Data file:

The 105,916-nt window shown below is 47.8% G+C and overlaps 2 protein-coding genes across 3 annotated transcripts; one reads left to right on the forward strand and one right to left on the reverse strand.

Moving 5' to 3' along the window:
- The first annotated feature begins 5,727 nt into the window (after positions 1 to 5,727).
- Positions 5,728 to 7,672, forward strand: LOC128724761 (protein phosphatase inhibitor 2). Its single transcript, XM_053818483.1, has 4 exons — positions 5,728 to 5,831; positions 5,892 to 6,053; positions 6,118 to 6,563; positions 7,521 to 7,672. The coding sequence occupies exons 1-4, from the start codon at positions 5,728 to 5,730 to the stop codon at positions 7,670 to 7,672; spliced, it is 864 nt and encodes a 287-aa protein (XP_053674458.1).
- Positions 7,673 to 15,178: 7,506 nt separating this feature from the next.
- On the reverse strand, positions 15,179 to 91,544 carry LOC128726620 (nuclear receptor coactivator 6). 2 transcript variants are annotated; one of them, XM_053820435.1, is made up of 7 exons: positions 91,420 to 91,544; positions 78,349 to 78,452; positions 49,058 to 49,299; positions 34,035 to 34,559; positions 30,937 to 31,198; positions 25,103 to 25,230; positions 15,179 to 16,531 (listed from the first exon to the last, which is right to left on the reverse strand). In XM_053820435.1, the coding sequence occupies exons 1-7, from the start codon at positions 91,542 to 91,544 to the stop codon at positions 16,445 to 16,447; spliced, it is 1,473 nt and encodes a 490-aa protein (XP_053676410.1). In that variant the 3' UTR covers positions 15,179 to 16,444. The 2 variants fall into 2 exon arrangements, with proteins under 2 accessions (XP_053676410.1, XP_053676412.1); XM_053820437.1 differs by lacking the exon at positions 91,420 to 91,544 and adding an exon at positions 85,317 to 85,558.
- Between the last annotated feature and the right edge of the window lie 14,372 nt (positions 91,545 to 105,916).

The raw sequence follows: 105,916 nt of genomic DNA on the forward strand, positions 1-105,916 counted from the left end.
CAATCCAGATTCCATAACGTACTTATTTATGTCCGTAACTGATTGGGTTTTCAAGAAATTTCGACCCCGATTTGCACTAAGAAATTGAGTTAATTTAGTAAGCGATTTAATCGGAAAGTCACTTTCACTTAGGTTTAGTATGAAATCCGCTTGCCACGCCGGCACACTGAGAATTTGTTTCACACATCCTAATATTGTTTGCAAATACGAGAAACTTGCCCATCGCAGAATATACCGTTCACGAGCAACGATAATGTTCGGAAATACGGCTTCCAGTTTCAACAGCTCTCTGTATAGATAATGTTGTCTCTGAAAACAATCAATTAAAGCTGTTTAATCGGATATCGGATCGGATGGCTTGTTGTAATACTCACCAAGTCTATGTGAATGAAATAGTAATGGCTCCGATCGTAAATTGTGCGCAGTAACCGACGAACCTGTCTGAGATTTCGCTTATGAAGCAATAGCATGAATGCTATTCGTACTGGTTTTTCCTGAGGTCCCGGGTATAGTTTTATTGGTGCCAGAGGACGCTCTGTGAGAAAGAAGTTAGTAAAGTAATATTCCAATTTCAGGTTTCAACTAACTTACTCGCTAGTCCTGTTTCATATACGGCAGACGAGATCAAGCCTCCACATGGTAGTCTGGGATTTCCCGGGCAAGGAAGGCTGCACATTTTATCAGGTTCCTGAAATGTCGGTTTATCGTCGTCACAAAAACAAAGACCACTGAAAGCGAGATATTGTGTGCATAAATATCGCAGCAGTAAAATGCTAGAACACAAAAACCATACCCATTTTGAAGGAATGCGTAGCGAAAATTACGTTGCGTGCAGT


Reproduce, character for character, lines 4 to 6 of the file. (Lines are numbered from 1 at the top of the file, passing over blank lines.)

- Positions 5,728 to 7,672, forward strand: LOC128724761 (protein phosphatase inhibitor 2). Its single transcript, XM_053818483.1, has 4 exons — positions 5,728 to 5,831; positions 5,892 to 6,053; positions 6,118 to 6,563; positions 7,521 to 7,672. The coding sequence occupies exons 1-4, from the start codon at positions 5,728 to 5,730 to the stop codon at positions 7,670 to 7,672; spliced, it is 864 nt and encodes a 287-aa protein (XP_053674458.1).
- Positions 7,673 to 15,178: 7,506 nt separating this feature from the next.
- On the reverse strand, positions 15,179 to 91,544 carry LOC128726620 (nuclear receptor coactivator 6). 2 transcript variants are annotated; one of them, XM_053820435.1, is made up of 7 exons: positions 91,420 to 91,544; positions 78,349 to 78,452; positions 49,058 to 49,299; positions 34,035 to 34,559; positions 30,937 to 31,198; positions 25,103 to 25,230; positions 15,179 to 16,531 (listed from the first exon to the last, which is right to left on the reverse strand). In XM_053820435.1, the coding sequence occupies exons 1-7, from the start codon at positions 91,542 to 91,544 to the stop codon at positions 16,445 to 16,447; spliced, it is 1,473 nt and encodes a 490-aa protein (XP_053676410.1). In that variant the 3' UTR covers positions 15,179 to 16,444. The 2 variants fall into 2 exon arrangements, with proteins under 2 accessions (XP_053676410.1, XP_053676412.1); XM_053820437.1 differs by lacking the exon at positions 91,420 to 91,544 and adding an exon at positions 85,317 to 85,558.